Science Museum Oklahoma says goodbye to two interactive exhibits
Visitors to the Science Museum Oklahoma have little time to explore two interactive exhibits that combine technology and art.
Up the stairs and to the right is the museum’s smART space, an area that features exhibits exploring the interplay between art and science. Both current exhibitions were created by artists from Oklahoma, which smART curator Alyson Atchison said was unusual but necessary due to the pandemic.
“Screens” occupies the large open space to the right of the stairs and presents four installations by Tulsa artist Geoffrey Hicks that make visitors question the implications of technology in their daily lives. “Screens” will be available until November 7th.
And in the dark room to the left is âJumble,â created by Tulsa artists Julie Alpert and Andy Arkley, where fun patterns are projected onto cut-out wooden shapes as the original music plays. Video and sound are triggered by buttons spanning the entire length of the installation, with up to 16 people able to interact and create a unique combination of music and shapes.
“Jumble” will be available until October 10th.
Each exhibit requires visitors to interact and create their own art, while allowing for social distancing during the pandemic.
âWe really wanted these exhibitions to give you a feeling of commitment and collaboration that is always secure,â said Atchison.
“Art that comes out in the real world”
Each installation in “Screens” uses technology that detects visitors, including certain software created by Hicks himself. Screens, cameras and sensors are all artistic mediums of Hicks.
The first installation visitors will see is Pas de Quatre, where three vertically mounted screens feature ballet dancers dressed in simple gray uniforms. The dancers are relaxed until a visitor, the fourth dancer, stands in the circle in front of the screens and directs their movements by moving their own body.
A body-tracking camera monitors visitors’ movements, and on-screen dancers react with similar, pre-recorded dance moves.
Pas de Quatre, created for the “Screens” exhibition, is the result of the feeling that Hicks drew inspiration from the dancers after working with them on other projects.
â(Pas de Quatre) kind of combined my various interests,â Hicks said. “I do all the programming and filming … I have all these varied skills, and I bring them all together.”
The other installation specific to “Screens” is Chromawave, which follows the movement of visitors and reacts by displaying colorful waves of simulated fluid on seven screens mounted against the wall.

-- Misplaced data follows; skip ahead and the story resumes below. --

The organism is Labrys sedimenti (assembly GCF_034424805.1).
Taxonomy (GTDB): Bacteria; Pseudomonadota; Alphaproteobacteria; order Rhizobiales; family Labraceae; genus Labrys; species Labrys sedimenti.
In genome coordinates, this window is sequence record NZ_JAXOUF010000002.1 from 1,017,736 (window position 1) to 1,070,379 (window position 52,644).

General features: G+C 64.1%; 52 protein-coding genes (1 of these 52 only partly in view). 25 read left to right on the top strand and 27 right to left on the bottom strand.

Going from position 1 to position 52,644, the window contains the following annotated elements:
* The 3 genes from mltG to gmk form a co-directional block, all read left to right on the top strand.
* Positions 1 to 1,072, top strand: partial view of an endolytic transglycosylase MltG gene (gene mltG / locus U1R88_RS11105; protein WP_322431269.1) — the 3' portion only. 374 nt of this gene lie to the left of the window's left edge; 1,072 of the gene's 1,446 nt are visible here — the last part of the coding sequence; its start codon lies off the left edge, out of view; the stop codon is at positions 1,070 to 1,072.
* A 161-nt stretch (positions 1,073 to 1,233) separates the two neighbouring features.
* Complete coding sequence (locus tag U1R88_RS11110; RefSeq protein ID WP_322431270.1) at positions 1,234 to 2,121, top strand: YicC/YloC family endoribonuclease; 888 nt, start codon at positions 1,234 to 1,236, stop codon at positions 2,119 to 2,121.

“Heartbeat,” an installation with incandescent bulbs suspended from the ceiling, was Hicks’ first full-scale installation, premiered in 2011. It has changed over the years, and in its current form, visitors grab a monitor from heart rate and the bulbs react by pulsing according to the person’s heart rate.
Hicks said he was inspired to create “Heartbeat” because of the switch to fluorescent and LED light. The warm glow of the light bulbs is reminiscent of the nature of electricity, he said.
âWe think electricity is artificial, but it really isn’t,â Hicks said. “It’s actually very natural.”
Nine horizontal screens mounted together make up “Mirrors”, the fourth installation of “Screens”, and perhaps the most disturbing.
Each screen displays either a live video feed or a feed from the very recent past. Visitors may feel bewildered watching a screen play their movement seconds or minutes ago, but that’s the point, Hicks said.
Hicks wanted his installations, “Mirrors” in particular, to make people think about both the fun and the serious implications of the technology.
âSome people come hereâ¦ and they’re drawn to their face on the screen,â Hicks said. “Then other people are like, ‘Oh, man, I have to stay away from this. It records me, it films me.’ So that makes you think of technology. â
Hicks’ next installation will be a climbing structure at the Tulsa Children’s Museum, which will open soon.
âI’ve always been fascinated by technology and I’m fascinated by creating things (which occupy) physical space,â Hicks said. “I don’t make art that you can watch yourself on a screen, which lives in a computer. I like making art that comes out into the real world.”
“It brought back joy”
When the “Jumble” exhibit opened to the public last October, curator Alyson Atchison said she had revived the museum which had seen its closure and reduced attendance due to the pandemic.
âWe were packed for the first time in a long time,â Atchison said. âIt was before that second wave, I felt like it was all over.â¦ A few minutes after (‘Jumble’) opened, I felt like it had brought joy back to the museum. there were people dancing, it was happy, it was fun, it was bright and colorful. “
Atchison, whose office is directly next to the exhibit, said she loved hearing people enjoy the colors and the funny sounds.
âSometimes I feel like I’m working in a nightclub or something,â she said.
âJumbleâ and âScreensâ are both perfect examples of the purpose of the smART space: to engage visitors with art and science, in these cases technology in particular, while deepening their understanding of the world that is. surround them.
Atchison said the exhibits in the smART space are unique, so while Arkley and Alpert may use the âJumbleâ concept again, it will never be exactly the same.
Hicks said he’s always revamping his facilities, adding them more, or changing the way they interact with their audiences.
âThey’ll go to my studio and pack their bags, but I’m sure they’ll all live new lives,â Hicks said.